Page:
On the limitations of meditation

And while contemplative prayer or vipassana might free you from your ego, it will not free you from your culture, whose prejudices remain in the hidden intersubjective background never brought to consciousness and thus never transcended—a source of collective ignorance, false consciousness, and bondage in an island of egoic release.

Technically, the postmodernist critique of meditation would be: meditative awareness is the quintessential type of monological awareness, which is not itself conducted in dialogue but in interior monologue of pure “presence” and “bare attention.” But far from liberating somebody, that mode of awareness merely cements their ignorance of their cultural embeddedness, their intersubjectivity, and it is that ignorance that allows social and cultural interests—patriarchal, sexist, ethnocentric, androcentric—to ride undetected into the awareness of a meditator even during satori.

Notice individuals who have been practicing one path for a decade or more, and you will often see a gradual closing of their minds, a narrowing of their interests, as they go deeper into spiritual state experiences but don’t have an integral Framework to complement their plunge into Emptiness, or Ayin, or Godhead, or Holy Spirit. The result is that they become closed off to more and more parts of the world, which can actually lead to a regression to amber or fundamentalism or absolutism. They become both deep mystics and narrow fundamentalists at the same time.

Wilber quotes Traleg Kabyon Rinpoche's Mind at Ease: Self-Liberation through Mahamudra Meditation on the importance of Right View

In the Mahamudra tradition, we have to acquire a correct conceptual understanding of emptiness, or the nature of the mind. We cannot simply practice meditation and hope for the best; we need a conceptual framework that is based on a correct view...

On action (from a short summary of Buddhism in a footnote)

. . . not only is action not an impediment to realization, it is a vehicle of realization. Fundamental nondual awareness therefore involves nothing less than a joyous playing with the union of emptiness and luminous form, realizing the countless ways that the world of form, just as it is, is the Great Perfection in all its wonderment, and that the nature of the ordinary mind, just as it is, is the fully enlightened Buddha-mind.

. . . Skillful means, like all relative action, is completely paradoxical: just as I vow to gain realization, even though there is no realization (or even though I am already realized), skillful means recognizes that there are no others to liberate, therefore I vow to liberate them all. Buddhist nondual realization accordingly leads to a radiantly joyous embrace of the entire world of form, a deep compassion for all sentient beings, and a skillful means for helping all beings cross the ocean of suffering to the shore of ever-present and never-lost liberation.

On why some people teach you to say "I am not my feelings" and why TNH suggests you accept and care for your feelings

Thus, for example, a person might say, “I have thoughts, but I am not my thoughts, I have feelings, but I am not my feelings”—the person is no longer identified with them as a subject, but still owns them as an object—which is indeed healthy, because they are still owned as “my thoughts.”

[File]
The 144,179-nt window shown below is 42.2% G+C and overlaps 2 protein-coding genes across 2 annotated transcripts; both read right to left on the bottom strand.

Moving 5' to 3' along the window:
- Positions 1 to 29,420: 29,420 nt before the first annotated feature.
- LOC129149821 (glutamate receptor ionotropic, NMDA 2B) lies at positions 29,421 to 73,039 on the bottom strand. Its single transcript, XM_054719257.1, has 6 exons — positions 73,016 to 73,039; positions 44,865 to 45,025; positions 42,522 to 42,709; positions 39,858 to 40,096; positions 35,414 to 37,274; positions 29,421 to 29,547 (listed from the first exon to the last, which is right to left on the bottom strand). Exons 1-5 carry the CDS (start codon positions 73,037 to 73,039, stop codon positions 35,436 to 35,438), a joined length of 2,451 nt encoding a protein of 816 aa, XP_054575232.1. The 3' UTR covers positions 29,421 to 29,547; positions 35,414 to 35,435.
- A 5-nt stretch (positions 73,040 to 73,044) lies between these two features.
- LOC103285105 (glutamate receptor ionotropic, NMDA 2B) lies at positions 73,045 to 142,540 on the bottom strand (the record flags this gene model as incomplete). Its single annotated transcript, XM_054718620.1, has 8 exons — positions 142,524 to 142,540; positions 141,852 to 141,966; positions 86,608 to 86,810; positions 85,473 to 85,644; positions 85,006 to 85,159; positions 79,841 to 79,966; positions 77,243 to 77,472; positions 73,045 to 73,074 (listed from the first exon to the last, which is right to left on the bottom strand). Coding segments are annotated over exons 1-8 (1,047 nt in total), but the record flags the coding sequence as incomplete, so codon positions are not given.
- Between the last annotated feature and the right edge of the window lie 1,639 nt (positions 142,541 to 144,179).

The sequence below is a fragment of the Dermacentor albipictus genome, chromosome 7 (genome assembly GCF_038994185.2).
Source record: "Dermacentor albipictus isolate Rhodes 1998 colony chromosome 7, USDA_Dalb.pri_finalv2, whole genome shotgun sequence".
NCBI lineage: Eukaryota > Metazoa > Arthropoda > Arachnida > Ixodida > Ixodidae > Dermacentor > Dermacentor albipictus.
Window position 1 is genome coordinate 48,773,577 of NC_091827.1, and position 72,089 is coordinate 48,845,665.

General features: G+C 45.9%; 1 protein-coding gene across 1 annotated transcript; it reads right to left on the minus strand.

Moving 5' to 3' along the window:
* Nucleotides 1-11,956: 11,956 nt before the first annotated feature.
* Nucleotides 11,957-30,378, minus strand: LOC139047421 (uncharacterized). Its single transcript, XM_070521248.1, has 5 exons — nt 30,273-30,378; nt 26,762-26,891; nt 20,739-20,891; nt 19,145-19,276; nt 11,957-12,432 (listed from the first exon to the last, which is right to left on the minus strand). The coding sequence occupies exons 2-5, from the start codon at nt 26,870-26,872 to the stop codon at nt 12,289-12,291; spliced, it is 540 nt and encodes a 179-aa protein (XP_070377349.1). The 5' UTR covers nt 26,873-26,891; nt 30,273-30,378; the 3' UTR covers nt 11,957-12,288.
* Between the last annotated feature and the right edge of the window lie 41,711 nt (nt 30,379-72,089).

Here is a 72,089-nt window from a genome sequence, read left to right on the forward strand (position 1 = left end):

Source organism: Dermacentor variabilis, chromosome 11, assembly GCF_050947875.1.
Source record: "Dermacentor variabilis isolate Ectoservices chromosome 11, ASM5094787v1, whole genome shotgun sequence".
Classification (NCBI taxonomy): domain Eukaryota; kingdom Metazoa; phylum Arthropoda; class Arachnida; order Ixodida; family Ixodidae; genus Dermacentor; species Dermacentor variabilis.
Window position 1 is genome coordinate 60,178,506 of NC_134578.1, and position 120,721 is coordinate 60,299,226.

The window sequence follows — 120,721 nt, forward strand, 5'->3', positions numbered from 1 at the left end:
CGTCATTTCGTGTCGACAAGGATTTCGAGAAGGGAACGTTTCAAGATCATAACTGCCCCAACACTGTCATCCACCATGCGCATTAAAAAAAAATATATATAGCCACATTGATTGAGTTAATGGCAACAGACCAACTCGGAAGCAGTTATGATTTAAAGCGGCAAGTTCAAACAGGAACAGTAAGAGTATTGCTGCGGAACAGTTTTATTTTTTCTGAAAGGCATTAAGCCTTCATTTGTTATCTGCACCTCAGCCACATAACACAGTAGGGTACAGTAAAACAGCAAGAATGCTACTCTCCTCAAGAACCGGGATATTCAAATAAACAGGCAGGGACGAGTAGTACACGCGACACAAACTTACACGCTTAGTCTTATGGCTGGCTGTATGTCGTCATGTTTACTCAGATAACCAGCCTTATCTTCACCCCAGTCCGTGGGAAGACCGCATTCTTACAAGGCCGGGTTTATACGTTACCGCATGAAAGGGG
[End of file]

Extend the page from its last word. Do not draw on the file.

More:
On the advantages of meditation and why it works

. . . considerable research has demonstrated that the more you experience meditative or contemplative states of consciousness, the faster you develop through the stages of consciousness. No other single practice or technique—not therapy, not breath-work, not transformative workshops, not role-taking, not hatha yoga—has been empirically demonstrated to do this. Meditation alone has done so. For example, whereas around 2% of the adult population is at second tier, after 4 years of meditation, that 2% goes to 38% in the meditation group. This is truly staggering research.

As we saw, the reason meditation does so is simple enough. When you meditate, you are in effect witnessing the mind, thus turning subject into object—which is exactly the core mechanism of development (“the subject of one stage becomes the object of the subject of the next”). So no matter what general stage you are at when you begin (red, amber, orange, green, etc.), you can directly experience meditative or contemplative or ecstatic or nonordinary states (gross, subtle, causal, nondual), and not only do those states carry profound experiences themselves, they will accelerate your growth and development through the stages.

On seeking to avoid aspects of the world (Monasticism?)

What did you think modernity and postmodernity involved? Something Spirit had no idea was coming? Something that caught the Dharmakaya off guard? Something that surprised the Holy Spirit? Something outside the Tao? Then why not include them in your integral View?

Dead from the neck down, with no humor, no sex, no aesthetic sensibility whatsoever, wasting away, spending one’s days and nights ignoring the world and lost in prayer. . . what a strange God, that.

Well, no more. Dead to life, dead to the body, dead to nature, dead to sex, dead to beauty, dead to excellence: that never was a real God, anyway, but merely a desiccated distillation of the things that men and women always had the most difficulty handling, and things from which God became the Great Escape, a distillation and concatenation of every phobic and repressive impulse a human being possessed.


I first saw that Integral Spirituality draft in May 2006. But I saw no good reason to be concerned about my stage of development or what "tier" I was at. Now I've found that meditation can help me. But I don't know how to make sense of it all (there are fifty million possible paths). So I'm learning from Wilber again.

Colin Leath <>